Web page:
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NT announces EV Implementation Plan
Free rego, reduced stamp duty for new and used EVs, PHEVs in the NT from July 2022
21 Jul 2021
THE Northern Territory government has announced a new ‘EV Implementation Plan’ that will incentivise the purchase of both new and used electric vehicles through free registration and reduced stamp duty for five years as of July 2022.
Spanning primarily from 2021-2026, the new plan will also see an expansion of EVs within government and agency fleets, an expansion of the territory’s charging infrastructure, the exploration of renewable energy solutions to support said infrastructure and increase the amount of consumer information available.
Like other states’ strategies, the NT plan also encompasses plug-in hybrids (PHEVs) but not traditional hybrids (HEVs) as they don’t “represent a significant shift from conventional vehicles and don’t have the potential to operate as zero emission vehicles”.
As a result, changes to the territory’s vehicle registration classes will be made to allow for separate registration of battery-electric, hybrid, plug-in hybrid and hydrogen vehicles when the plan comes into effect next year.
The basis of the implementation plan was the ‘2019 NT EV Discussion Paper Survey’ in which 78 per cent of the 146,000 participants indicated they would consider purchasing an EV within the next five years.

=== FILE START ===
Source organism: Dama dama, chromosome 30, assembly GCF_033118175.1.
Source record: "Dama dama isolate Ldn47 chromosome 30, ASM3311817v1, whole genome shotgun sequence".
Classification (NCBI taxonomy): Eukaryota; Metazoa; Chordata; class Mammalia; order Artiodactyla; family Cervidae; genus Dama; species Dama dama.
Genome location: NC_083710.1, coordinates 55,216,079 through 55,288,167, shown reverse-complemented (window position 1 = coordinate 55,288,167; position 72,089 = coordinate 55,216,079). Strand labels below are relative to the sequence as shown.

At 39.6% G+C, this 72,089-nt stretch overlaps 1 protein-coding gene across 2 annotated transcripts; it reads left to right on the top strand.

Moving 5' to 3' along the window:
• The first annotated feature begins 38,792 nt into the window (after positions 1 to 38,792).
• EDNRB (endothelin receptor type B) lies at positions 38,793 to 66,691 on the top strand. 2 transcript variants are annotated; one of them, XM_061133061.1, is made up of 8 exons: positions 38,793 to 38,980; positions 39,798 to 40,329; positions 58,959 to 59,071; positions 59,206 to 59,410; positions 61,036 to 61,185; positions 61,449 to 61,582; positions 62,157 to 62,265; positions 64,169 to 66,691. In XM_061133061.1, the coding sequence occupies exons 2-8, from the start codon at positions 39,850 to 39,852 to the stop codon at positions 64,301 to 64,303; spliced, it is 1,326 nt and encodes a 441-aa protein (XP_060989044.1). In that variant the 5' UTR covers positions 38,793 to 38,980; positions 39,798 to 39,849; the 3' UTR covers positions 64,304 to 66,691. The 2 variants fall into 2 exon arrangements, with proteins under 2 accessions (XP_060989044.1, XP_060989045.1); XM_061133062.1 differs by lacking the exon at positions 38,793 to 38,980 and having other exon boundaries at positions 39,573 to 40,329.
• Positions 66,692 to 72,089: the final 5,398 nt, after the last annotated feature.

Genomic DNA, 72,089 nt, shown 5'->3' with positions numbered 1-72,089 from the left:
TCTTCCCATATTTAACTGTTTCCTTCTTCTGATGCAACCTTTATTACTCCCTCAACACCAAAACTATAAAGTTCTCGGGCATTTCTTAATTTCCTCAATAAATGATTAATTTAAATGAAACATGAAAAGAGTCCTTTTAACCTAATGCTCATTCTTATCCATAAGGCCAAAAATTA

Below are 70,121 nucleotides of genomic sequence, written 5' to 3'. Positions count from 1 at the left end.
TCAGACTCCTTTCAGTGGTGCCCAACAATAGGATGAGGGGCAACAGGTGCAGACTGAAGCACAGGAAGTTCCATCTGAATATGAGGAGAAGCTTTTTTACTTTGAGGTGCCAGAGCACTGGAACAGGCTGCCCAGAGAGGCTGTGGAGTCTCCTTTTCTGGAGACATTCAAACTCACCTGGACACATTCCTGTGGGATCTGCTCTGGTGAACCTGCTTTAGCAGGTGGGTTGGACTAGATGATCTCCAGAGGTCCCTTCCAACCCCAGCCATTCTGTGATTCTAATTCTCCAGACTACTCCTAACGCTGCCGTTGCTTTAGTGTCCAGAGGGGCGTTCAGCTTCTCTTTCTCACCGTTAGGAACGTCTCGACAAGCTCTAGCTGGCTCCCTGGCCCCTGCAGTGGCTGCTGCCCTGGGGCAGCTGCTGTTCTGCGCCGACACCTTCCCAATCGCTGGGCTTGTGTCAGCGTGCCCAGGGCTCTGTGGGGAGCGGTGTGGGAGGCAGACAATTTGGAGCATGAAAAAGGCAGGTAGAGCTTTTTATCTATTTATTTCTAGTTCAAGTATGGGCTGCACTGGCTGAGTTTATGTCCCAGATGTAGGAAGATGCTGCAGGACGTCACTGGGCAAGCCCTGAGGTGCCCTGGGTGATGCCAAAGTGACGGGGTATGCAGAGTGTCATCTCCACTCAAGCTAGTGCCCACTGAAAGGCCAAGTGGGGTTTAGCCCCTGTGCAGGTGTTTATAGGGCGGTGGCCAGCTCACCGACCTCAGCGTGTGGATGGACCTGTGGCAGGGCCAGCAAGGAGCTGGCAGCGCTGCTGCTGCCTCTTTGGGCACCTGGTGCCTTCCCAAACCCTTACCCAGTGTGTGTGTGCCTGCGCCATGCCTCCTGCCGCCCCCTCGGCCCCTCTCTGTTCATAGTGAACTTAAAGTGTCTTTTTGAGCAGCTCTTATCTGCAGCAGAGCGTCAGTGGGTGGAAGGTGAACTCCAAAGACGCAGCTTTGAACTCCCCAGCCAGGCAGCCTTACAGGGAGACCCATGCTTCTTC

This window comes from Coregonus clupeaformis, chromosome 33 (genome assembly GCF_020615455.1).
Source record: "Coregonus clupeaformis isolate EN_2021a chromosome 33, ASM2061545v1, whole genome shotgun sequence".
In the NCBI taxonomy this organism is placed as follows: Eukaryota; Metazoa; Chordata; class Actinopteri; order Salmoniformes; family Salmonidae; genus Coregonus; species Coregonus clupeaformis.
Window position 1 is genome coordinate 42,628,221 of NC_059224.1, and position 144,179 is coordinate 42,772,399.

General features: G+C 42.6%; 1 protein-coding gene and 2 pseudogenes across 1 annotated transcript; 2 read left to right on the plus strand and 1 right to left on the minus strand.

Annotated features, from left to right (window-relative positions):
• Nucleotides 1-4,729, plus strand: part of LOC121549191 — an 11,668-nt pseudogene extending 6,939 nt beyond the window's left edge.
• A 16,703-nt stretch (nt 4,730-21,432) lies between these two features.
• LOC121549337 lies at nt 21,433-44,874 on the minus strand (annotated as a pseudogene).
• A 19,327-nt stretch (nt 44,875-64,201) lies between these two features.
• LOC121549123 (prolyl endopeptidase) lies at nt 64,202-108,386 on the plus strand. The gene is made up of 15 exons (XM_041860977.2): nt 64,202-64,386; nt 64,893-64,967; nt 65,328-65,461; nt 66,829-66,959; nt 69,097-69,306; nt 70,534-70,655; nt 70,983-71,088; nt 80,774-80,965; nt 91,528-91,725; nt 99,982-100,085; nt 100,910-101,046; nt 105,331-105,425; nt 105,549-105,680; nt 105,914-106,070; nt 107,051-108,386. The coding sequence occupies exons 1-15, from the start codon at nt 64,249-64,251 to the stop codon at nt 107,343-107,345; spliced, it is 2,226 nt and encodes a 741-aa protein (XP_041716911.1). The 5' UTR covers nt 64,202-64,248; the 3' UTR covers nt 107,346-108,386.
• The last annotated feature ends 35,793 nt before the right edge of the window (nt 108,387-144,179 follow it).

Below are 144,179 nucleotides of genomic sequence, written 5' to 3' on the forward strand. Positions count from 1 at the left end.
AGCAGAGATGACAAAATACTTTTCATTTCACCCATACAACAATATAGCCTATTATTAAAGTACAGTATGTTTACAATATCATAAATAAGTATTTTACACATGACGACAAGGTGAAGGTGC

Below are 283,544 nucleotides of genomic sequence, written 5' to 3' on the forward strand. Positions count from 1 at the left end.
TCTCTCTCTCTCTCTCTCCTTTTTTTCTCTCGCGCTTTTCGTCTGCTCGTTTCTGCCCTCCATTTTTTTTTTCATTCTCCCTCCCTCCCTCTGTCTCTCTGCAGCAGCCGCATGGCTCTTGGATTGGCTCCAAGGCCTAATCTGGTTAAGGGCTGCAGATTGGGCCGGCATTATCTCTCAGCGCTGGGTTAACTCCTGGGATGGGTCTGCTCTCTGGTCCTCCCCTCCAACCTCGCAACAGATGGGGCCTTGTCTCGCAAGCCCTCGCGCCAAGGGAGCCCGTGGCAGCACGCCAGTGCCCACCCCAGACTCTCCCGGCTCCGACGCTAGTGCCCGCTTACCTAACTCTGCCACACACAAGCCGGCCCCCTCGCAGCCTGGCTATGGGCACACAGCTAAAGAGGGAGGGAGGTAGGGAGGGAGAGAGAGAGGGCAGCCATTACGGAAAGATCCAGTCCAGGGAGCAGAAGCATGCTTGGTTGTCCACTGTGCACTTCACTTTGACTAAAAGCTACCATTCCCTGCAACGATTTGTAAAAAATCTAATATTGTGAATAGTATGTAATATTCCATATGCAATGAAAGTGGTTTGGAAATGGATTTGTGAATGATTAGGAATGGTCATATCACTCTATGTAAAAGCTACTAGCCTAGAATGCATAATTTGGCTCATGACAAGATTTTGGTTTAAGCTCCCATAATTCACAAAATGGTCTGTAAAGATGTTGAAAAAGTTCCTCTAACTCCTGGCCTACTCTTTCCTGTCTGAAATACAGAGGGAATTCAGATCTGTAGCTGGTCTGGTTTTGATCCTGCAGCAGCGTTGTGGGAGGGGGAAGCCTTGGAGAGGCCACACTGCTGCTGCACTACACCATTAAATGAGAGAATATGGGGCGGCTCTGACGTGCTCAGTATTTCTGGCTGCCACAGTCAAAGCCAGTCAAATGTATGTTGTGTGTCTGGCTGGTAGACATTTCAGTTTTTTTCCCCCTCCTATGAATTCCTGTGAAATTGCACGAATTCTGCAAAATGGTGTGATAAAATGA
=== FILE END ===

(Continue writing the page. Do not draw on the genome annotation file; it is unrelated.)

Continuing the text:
No budget or predicted cost has yet been specified for the plan, although the reduction in stamp duty for the “first time registration of new and second hand EVs” will be $1500 per vehicle, essentially erasing the duty on vehicles priced up to $50,000.
By 2030, it is hoped the NT’s government fleet will comprise around 200 EVs at a rate of 20 additional vehicles per year – 82 per cent of survey respondents agreed the territory government should set a goal for its own fleet.
While far from the $490 million strategy outlined by the NSW government last month, the plan has been welcomed by the Federal Chamber of Automotive Industries (FCAI), with CEO Tony Weber describing it as a “very simple and pragmatic way to promote the expansion of EVs across the territory”.